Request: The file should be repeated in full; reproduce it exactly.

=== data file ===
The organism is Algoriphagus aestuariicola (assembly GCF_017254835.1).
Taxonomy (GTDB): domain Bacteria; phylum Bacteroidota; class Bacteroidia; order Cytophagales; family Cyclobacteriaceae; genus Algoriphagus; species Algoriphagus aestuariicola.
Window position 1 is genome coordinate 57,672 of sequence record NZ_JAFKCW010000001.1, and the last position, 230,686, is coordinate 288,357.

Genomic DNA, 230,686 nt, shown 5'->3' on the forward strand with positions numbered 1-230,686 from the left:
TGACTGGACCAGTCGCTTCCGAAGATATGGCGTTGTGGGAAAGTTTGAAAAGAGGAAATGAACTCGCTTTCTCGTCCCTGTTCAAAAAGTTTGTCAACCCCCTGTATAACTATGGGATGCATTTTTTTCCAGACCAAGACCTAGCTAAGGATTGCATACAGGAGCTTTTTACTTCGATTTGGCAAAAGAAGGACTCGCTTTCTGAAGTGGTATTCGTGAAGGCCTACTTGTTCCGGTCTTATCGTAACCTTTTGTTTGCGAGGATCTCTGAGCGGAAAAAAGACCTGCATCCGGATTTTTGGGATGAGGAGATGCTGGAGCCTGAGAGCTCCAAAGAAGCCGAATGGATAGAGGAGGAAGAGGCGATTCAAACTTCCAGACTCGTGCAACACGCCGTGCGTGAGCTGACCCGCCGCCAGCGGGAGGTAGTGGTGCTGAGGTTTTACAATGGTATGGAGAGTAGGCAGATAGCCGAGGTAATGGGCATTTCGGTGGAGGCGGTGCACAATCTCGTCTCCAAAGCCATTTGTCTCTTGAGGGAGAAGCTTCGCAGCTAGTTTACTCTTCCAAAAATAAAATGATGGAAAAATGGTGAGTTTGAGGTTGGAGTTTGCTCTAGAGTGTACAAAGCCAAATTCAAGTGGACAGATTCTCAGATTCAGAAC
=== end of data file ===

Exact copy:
The organism is Algoriphagus aestuariicola (assembly GCF_017254835.1).
Taxonomy (GTDB): domain Bacteria; phylum Bacteroidota; class Bacteroidia; order Cytophagales; family Cyclobacteriaceae; genus Algoriphagus; species Algoriphagus aestuariicola.
Window position 1 is genome coordinate 57,672 of sequence record NZ_JAFKCW010000001.1, and the last position, 230,686, is coordinate 288,357.

Genomic DNA, 230,686 nt, shown 5'->3' on the forward strand with positions numbered 1-230,686 from the left:
TGACTGGACCAGTCGCTTCCGAAGATATGGCGTTGTGGGAAAGTTTGAAAAGAGGAAATGAACTCGCTTTCTCGTCCCTGTTCAAAAAGTTTGTCAACCCCCTGTATAACTATGGGATGCATTTTTTTCCAGACCAAGACCTAGCTAAGGATTGCATACAGGAGCTTTTTACTTCGATTTGGCAAAAGAAGGACTCGCTTTCTGAAGTGGTATTCGTGAAGGCCTACTTGTTCCGGTCTTATCGTAACCTTTTGTTTGCGAGGATCTCTGAGCGGAAAAAAGACCTGCATCCGGATTTTTGGGATGAGGAGATGCTGGAGCCTGAGAGCTCCAAAGAAGCCGAATGGATAGAGGAGGAAGAGGCGATTCAAACTTCCAGACTCGTGCAACACGCCGTGCGTGAGCTGACCCGCCGCCAGCGGGAGGTAGTGGTGCTGAGGTTTTACAATGGTATGGAGAGTAGGCAGATAGCCGAGGTAATGGGCATTTCGGTGGAGGCGGTGCACAATCTCGTCTCCAAAGCCATTTGTCTCTTGAGGGAGAAGCTTCGCAGCTAGTTTACTCTTCCAAAAATAAAATGATGGAAAAATGGTGAGTTTGAGGTTGGAGTTTGCTCTAGAGTGTACAAAGCCAAATTCAAGTGGACAGATTCTCAGATTCAGAAC